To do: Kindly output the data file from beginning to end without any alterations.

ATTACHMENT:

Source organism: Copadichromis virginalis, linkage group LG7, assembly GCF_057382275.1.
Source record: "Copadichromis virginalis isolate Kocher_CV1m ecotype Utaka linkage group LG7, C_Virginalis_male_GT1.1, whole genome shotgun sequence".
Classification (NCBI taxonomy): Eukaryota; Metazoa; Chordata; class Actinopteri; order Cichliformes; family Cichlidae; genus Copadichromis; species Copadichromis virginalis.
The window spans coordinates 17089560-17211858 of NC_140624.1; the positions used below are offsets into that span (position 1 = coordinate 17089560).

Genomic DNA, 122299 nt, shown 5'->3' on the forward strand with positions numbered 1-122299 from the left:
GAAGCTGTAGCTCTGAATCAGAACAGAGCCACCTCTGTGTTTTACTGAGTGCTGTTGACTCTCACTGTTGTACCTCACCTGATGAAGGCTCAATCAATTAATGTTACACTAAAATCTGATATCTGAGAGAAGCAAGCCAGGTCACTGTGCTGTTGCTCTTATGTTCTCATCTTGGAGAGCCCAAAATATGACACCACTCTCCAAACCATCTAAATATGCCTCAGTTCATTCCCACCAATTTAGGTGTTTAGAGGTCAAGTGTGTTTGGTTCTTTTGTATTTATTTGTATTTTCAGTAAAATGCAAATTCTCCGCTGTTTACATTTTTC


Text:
Source organism: Copadichromis virginalis, linkage group LG7, assembly GCF_057382275.1.
Source record: "Copadichromis virginalis isolate Kocher_CV1m ecotype Utaka linkage group LG7, C_Virginalis_male_GT1.1, whole genome shotgun sequence".
Classification (NCBI taxonomy): Eukaryota; Metazoa; Chordata; class Actinopteri; order Cichliformes; family Cichlidae; genus Copadichromis; species Copadichromis virginalis.
The window spans coordinates 17089560-17211858 of NC_140624.1; the positions used below are offsets into that span (position 1 = coordinate 17089560).

Genomic DNA, 122299 nt, shown 5'->3' on the forward strand with positions numbered 1-122299 from the left:
GAAGCTGTAGCTCTGAATCAGAACAGAGCCACCTCTGTGTTTTACTGAGTGCTGTTGACTCTCACTGTTGTACCTCACCTGATGAAGGCTCAATCAATTAATGTTACACTAAAATCTGATATCTGAGAGAAGCAAGCCAGGTCACTGTGCTGTTGCTCTTATGTTCTCATCTTGGAGAGCCCAAAATATGACACCACTCTCCAAACCATCTAAATATGCCTCAGTTCATTCCCACCAATTTAGGTGTTTAGAGGTCAAGTGTGTTTGGTTCTTTTGTATTTATTTGTATTTTCAGTAAAATGCAAATTCTCCGCTGTTTACATTTTTC